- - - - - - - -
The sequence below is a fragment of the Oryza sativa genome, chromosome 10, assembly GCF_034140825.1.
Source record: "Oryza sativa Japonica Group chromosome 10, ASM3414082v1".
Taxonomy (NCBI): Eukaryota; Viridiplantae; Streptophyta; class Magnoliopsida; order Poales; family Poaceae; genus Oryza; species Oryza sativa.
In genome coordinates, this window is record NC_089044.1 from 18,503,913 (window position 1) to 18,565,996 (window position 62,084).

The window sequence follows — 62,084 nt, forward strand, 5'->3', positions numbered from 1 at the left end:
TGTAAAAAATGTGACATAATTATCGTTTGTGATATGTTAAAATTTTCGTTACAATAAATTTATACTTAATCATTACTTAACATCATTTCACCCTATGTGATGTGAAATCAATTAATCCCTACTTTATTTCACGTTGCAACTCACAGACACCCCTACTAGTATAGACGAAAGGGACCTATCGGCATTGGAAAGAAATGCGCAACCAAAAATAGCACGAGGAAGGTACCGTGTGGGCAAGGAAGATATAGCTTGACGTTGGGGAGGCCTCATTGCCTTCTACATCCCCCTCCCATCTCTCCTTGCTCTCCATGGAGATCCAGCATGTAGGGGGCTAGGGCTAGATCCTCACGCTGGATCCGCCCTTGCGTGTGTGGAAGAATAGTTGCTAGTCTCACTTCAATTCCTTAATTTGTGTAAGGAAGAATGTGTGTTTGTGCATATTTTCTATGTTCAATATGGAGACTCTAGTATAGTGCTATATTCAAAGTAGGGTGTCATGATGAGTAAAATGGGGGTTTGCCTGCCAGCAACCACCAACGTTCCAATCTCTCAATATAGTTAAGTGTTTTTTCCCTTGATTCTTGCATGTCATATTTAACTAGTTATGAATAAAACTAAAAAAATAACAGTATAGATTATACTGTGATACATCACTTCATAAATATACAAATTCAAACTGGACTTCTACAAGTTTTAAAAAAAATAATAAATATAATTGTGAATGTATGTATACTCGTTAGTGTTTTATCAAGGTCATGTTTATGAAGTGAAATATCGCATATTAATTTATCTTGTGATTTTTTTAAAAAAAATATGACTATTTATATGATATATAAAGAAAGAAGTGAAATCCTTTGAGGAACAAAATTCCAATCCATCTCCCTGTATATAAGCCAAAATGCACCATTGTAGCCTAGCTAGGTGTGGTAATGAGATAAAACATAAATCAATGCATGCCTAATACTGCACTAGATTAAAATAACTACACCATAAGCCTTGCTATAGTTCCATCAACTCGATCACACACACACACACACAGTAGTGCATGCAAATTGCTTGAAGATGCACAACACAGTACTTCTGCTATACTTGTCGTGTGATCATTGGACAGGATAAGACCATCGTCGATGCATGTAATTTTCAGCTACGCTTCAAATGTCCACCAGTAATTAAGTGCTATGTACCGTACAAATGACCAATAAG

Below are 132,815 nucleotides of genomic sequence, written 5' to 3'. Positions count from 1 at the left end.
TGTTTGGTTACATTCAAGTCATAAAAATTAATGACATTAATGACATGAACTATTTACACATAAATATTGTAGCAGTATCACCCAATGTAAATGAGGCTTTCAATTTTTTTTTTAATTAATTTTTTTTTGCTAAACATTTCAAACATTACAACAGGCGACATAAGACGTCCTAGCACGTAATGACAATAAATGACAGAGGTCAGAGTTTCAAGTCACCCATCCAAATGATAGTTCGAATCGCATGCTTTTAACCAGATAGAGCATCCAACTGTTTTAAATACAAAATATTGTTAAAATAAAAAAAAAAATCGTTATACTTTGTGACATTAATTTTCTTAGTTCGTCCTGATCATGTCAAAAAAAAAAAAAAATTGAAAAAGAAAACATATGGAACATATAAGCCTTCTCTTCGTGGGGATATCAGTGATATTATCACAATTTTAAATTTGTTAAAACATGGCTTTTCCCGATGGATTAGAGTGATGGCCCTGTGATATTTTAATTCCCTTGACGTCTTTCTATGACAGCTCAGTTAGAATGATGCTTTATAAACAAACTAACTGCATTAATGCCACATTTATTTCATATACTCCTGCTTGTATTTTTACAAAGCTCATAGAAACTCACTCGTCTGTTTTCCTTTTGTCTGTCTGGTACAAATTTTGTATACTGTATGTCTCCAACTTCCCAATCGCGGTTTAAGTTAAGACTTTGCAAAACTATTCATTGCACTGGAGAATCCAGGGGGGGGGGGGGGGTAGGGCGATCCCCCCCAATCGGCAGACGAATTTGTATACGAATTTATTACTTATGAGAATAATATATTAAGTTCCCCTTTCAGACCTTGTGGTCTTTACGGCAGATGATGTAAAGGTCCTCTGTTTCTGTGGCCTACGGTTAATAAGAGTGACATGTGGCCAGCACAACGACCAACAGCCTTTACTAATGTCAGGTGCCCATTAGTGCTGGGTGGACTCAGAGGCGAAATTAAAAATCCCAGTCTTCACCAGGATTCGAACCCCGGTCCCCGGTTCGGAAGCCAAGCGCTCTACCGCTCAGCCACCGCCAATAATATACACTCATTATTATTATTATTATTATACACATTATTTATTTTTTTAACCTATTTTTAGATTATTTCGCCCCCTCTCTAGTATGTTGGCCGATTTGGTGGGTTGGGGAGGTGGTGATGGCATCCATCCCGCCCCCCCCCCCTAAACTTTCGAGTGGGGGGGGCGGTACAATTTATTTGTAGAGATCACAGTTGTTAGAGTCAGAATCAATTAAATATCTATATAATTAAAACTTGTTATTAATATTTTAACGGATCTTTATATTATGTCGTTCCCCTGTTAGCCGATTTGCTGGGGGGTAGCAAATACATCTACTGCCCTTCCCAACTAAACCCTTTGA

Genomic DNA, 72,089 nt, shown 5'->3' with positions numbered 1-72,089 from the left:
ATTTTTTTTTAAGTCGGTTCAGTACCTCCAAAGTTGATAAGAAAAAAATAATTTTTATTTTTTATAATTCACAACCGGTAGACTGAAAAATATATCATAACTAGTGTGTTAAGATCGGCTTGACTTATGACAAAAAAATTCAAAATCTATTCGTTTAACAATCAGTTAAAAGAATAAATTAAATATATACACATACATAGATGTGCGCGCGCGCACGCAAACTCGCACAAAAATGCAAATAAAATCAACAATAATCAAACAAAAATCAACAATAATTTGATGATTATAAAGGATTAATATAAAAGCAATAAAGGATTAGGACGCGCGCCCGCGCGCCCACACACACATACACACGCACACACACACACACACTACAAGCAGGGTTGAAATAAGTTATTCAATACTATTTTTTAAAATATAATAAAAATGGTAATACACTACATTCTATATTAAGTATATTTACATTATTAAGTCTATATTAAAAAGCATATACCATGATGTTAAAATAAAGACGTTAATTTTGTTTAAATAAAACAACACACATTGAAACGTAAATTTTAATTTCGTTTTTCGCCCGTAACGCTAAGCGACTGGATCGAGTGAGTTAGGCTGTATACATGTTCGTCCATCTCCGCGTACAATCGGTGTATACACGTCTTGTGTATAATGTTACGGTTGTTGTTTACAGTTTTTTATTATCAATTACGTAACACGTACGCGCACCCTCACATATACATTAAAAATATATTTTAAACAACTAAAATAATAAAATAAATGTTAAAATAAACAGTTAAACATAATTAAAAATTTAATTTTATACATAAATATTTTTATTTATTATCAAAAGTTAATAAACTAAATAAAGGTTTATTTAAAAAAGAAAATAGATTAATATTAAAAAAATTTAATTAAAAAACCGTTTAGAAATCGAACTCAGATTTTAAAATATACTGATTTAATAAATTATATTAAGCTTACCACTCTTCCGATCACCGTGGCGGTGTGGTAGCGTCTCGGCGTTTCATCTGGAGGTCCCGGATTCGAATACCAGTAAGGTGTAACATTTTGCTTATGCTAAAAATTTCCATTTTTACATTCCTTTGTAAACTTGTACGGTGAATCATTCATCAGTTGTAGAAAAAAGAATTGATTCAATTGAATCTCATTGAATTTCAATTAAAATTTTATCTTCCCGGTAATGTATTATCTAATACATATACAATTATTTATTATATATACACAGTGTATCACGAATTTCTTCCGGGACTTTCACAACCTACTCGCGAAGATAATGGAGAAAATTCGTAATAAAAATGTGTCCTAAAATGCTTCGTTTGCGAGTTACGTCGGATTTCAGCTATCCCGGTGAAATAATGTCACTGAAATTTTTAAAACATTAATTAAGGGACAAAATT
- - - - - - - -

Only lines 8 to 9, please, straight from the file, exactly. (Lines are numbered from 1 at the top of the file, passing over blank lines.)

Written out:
TGTTTGGTTACATTCAAGTCATAAAAATTAATGACATTAATGACATGAACTATTTACACATAAATATTGTAGCAGTATCACCCAATGTAAATGAGGCTTTCAATTTTTTTTTTAATTAATTTTTTTTTGCTAAACATTTCAAACATTACAACAGGCGACATAAGACGTCCTAGCACGTAATGACAATAAATGACAGAGGTCAGAGTTTCAAGTCACCCATCCAAATGATAGTTCGAATCGCATGCTTTTAACCAGATAGAGCATCCAACTGTTTTAAATACAAAATATTGTTAAAATAAAAAAAAAAATCGTTATACTTTGTGACATTAATTTTCTTAGTTCGTCCTGATCATGTCAAAAAAAAAAAAAAATTGAAAAAGAAAACATATGGAACATATAAGCCTTCTCTTCGTGGGGATATCAGTGATATTATCACAATTTTAAATTTGTTAAAACATGGCTTTTCCCGATGGATTAGAGTGATGGCCCTGTGATATTTTAATTCCCTTGACGTCTTTCTATGACAGCTCAGTTAGAATGATGCTTTATAAACAAACTAACTGCATTAATGCCACATTTATTTCATATACTCCTGCTTGTATTTTTACAAAGCTCATAGAAACTCACTCGTCTGTTTTCCTTTTGTCTGTCTGGTACAAATTTTGTATACTGTATGTCTCCAACTTCCCAATCGCGGTTTAAGTTAAGACTTTGCAAAACTATTCATTGCACTGGAGAATCCAGGGGGGGGGGGGGGGTAGGGCGATCCCCCCCAATCGGCAGACGAATTTGTATACGAATTTATTACTTATGAGAATAATATATTAAGTTCCCCTTTCAGACCTTGTGGTCTTTACGGCAGATGATGTAAAGGTCCTCTGTTTCTGTGGCCTACGGTTAATAAGAGTGACATGTGGCCAGCACAACGACCAACAGCCTTTACTAATGTCAGGTGCCCATTAGTGCTGGGTGGACTCAGAGGCGAAATTAAAAATCCCAGTCTTCACCAGGATTCGAACCCCGGTCCCCGGTTCGGAAGCCAAGCGCTCTACCGCTCAGCCACCGCCAATAATATACACTCATTATTATTATTATTATTATACACATTATTTATTTTTTTAACCTATTTTTAGATTATTTCGCCCCCTCTCTAGTATGTTGGCCGATTTGGTGGGTTGGGGAGGTGGTGATGGCATCCATCCCGCCCCCCCCCCCTAAACTTTCGAGTGGGGGGGGCGGTACAATTTATTTGTAGAGATCACAGTTGTTAGAGTCAGAATCAATTAAATATCTATATAATTAAAACTTGTTATTAATATTTTAACGGATCTTTATATTATGTCGTTCCCCTGTTAGCCGATTTGCTGGGGGGTAGCAAATACATCTACTGCCCTTCCCAACTAAACCCTTTGA

Genomic DNA, 72,089 nt, shown 5'->3' with positions numbered 1-72,089 from the left: